Hektoen International

A Journal of Medical Humanities

Serendipity: Is it mere lucky coincidence?

Isuri Wimalasiri
Ratmalana, Sri Lanka


View of Sri Lanka from Ptolemy’s world map of Ceylong

Many Sri Lankans may not be aware that the origins of the term “serendipity” are linked to their country. The word was coined by English writer Horace Walpole, who wrote a letter to a friend about a folk story he once read called “The Three Princes of Serendip.” In that story, three Persian princes sailing to the Far East discovered a picturesque island full of wonders. This island, now known as Sri Lanka, was called Serendip by the Persians. Walpole’s term “serendipity” describes a discovery made by accident, which the crusader (discoverer) was not seeking.1

History bears witness to numerous discoveries made by serendipity. They include the discovery of penicillin by Sir Alexander Fleming, the microwave oven by Percy Spencer, radioactivity by Henry Becquerel and Marie and Pierre Curie, X-rays by Roentgen, and the law of gravity by Sir Isaac Newton. Yet an analysis of these people’s lives shows that all of them possessed many great qualities which contributed to their breakthroughs. Their groundbreaking discoveries were not due to pure luck.

All these discoverers, including the three princes from the folk story, possessed a vast background knowledge in their fields. Without the knowledge to navigate through great waters and survive, the princes would not have had a chance to reach Serendip. Fleming would not have discovered penicillin without the strong background in bacteriology that enabled him to instantaneously recognize the important role his “mold juice” would play in killing harmful bacteria.

An inquisitive mind often paves the way to serendipitous discoveries. Many people before Sir Isaac Newton must have experienced fruits of various species falling on their heads, but it took Newton and his inquisitive mind to make the link between the fallen apple and gravity. Another example is Roentgen, who noticed that the electrical rays passing from an induction coil through a glass tube made imprints on a fluorescent material. Two of his fellow researchers had made the same observation, but only Roentgen investigated this strange effect, which ultimately led to the discovery of X-rays.2

Marie Curie’s biography illustrates that great advances, serendipitous in origin, come to those who are persistent in their mission and have undying passion for what they do. This remarkable woman faced many obstacles such as financial hardship and personal loss but her intense determination kept her going. It was French physicist Henry Becquerel who first described the phenomenon of radioactivity following a serendipitous observation of emission of rays from uranium salt. At Becquerel’s suggestion Marie, along with her husband Pierre, set off to extract radioactive substances from ore of pitchblende. It is said that Curies spent the bulk of their life savings to acquire pitchblende from mines, but were ultimately successful in extraction of polonium and radium from it.This discovery made Becquerel and the Curies Nobel Laureates.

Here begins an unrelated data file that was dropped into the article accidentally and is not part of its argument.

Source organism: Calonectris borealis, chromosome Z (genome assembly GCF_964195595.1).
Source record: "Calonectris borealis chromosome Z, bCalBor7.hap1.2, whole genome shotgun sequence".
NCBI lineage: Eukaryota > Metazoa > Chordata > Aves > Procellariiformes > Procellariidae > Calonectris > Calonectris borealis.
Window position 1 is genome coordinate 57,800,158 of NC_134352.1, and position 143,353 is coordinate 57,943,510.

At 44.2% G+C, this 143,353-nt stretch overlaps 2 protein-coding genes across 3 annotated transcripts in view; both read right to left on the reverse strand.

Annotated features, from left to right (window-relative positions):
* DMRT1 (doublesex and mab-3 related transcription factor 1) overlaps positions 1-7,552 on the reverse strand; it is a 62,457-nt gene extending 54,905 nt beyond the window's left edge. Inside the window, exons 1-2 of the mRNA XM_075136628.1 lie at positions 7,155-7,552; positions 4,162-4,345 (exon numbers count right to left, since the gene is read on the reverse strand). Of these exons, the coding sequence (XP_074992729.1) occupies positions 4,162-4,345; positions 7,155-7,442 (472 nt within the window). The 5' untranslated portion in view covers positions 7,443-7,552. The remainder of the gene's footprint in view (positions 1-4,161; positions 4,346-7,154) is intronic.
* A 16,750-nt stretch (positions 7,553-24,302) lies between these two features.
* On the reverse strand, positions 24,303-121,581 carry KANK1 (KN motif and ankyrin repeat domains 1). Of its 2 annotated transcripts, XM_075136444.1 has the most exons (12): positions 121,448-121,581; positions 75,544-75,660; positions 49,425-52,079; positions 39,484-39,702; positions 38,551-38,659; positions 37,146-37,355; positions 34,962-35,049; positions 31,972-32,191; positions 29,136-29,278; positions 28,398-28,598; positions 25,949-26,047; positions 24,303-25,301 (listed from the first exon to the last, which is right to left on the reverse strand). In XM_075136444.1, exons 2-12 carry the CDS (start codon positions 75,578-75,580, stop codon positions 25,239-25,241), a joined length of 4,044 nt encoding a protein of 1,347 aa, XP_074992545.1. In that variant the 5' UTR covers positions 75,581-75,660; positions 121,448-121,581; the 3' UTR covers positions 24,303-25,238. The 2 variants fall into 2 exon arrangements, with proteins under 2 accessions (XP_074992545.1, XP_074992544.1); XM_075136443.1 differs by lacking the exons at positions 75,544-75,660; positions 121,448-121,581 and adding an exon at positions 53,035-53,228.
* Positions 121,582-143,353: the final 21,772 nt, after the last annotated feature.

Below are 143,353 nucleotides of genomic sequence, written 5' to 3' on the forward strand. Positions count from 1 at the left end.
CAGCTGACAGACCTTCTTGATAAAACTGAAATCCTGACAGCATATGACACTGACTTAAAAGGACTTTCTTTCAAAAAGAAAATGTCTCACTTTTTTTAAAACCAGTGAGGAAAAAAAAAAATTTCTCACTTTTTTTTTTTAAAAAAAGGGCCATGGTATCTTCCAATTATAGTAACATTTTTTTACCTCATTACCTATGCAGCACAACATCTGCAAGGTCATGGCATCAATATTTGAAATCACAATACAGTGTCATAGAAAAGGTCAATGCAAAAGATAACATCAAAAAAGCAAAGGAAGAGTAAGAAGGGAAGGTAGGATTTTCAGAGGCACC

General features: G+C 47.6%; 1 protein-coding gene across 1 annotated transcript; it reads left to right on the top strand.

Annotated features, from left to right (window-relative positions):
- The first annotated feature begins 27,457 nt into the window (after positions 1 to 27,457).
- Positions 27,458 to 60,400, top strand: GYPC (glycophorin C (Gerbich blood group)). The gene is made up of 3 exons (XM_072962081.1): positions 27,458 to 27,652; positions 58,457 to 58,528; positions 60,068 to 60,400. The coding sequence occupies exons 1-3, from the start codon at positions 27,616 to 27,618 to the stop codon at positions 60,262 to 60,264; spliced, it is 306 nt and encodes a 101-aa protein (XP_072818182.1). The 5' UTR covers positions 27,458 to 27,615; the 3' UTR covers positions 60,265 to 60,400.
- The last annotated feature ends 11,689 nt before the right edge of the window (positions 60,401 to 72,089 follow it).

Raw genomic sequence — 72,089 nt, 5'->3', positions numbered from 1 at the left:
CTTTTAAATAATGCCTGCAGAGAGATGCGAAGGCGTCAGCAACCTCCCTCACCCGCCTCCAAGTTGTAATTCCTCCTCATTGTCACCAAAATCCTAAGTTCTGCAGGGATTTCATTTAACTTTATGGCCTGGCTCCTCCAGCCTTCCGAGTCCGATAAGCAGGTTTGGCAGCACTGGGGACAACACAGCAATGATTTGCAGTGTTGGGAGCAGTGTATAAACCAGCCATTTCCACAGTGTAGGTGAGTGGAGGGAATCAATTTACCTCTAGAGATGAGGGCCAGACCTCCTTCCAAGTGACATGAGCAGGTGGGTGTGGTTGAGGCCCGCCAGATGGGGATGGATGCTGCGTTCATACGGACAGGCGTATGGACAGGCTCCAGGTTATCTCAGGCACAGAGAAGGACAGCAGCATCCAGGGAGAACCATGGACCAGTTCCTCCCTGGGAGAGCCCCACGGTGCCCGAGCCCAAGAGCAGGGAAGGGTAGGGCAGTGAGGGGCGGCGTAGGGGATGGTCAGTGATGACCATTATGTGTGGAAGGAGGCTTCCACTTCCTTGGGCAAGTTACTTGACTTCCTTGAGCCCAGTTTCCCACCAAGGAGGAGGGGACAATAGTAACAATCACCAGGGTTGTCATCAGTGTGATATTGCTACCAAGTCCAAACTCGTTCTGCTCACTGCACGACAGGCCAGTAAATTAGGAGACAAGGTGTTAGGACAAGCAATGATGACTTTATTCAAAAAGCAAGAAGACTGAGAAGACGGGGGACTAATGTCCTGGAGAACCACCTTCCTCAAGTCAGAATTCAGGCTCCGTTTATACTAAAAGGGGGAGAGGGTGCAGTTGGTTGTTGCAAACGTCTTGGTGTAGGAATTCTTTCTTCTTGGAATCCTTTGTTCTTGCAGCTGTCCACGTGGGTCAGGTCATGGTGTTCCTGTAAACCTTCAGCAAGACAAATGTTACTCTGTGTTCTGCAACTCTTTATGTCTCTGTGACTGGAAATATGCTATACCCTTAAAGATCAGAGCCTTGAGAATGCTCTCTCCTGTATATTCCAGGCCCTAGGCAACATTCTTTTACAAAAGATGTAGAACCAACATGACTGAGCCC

An “intuitive mind” is perhaps more important than knowledge, curiosity, persistence, passion, creative thinking and correct timing. It is as if a cosmic power that defies logic or reason conspires to bring , to quote Louis Pasteur, “fortune to the prepared mind”. Unfortunately, today’s formal education does not encourage intuition. Yet in Albert Einstein’s words, “The intuitive mind is a sacred gift and the rational mind is a faithful servant. We have created a society that honors the servant and has forgotten the gift.”

It is thus evident that serendipity is not just a stroke of luck. It is a reward given to one who dares to persist and practice excellence in a chosen pathway. It is a gift to one who rebels against all odds and is passionate enough not to be limited in a quest by boundaries or even logic and reason. It is an opportunity that many let slip through fingers, but grasped by the few sagacious enough to recognize it.


Works Cited

  1. Dent S. What is the origin of ’serendipity’? | OxfordWords blog. Oxford University Press; March 30, 2012. http://blog.oxforddictionaries.com/2012/03/what-is-the-origin-of-serendipity/. Accessed December 28, 2016.
  2. Erdmann M. The story of serendipity. http://undsci.berkeley.edu/article/serendipity. Accessed December 28, 2016.



ISURI UPEKSHA WIMALASIRI, MBBS, completed her secondary education at Devi Balika Vidyalaya, Colombo. She was able to obtain all island rank 8 at GCE Ordinary Level Examination and entered medical college after GCE Advanced Level. She graduated from Faculty of Medicine, University of Sri Jayewardenepura in 2014 with MBBS (Honours) and Distinctions. Dr. Wimalasiri completed her internship at Lady Ridgeway Hospital for Children and Castle Street Hospital for Women, two leading hospitals in Sri Lanka as well as in South Asia. She was then selected to the post of Lecturer in Physiology at Faculty of Medicine, General Sir John Kotelawala Defence University where she is currently working.


Highlighted in Frontispiece Volume 9, Issue 4 – Fall 2017 &  Volume 10, Issue 1 – Winter 2018
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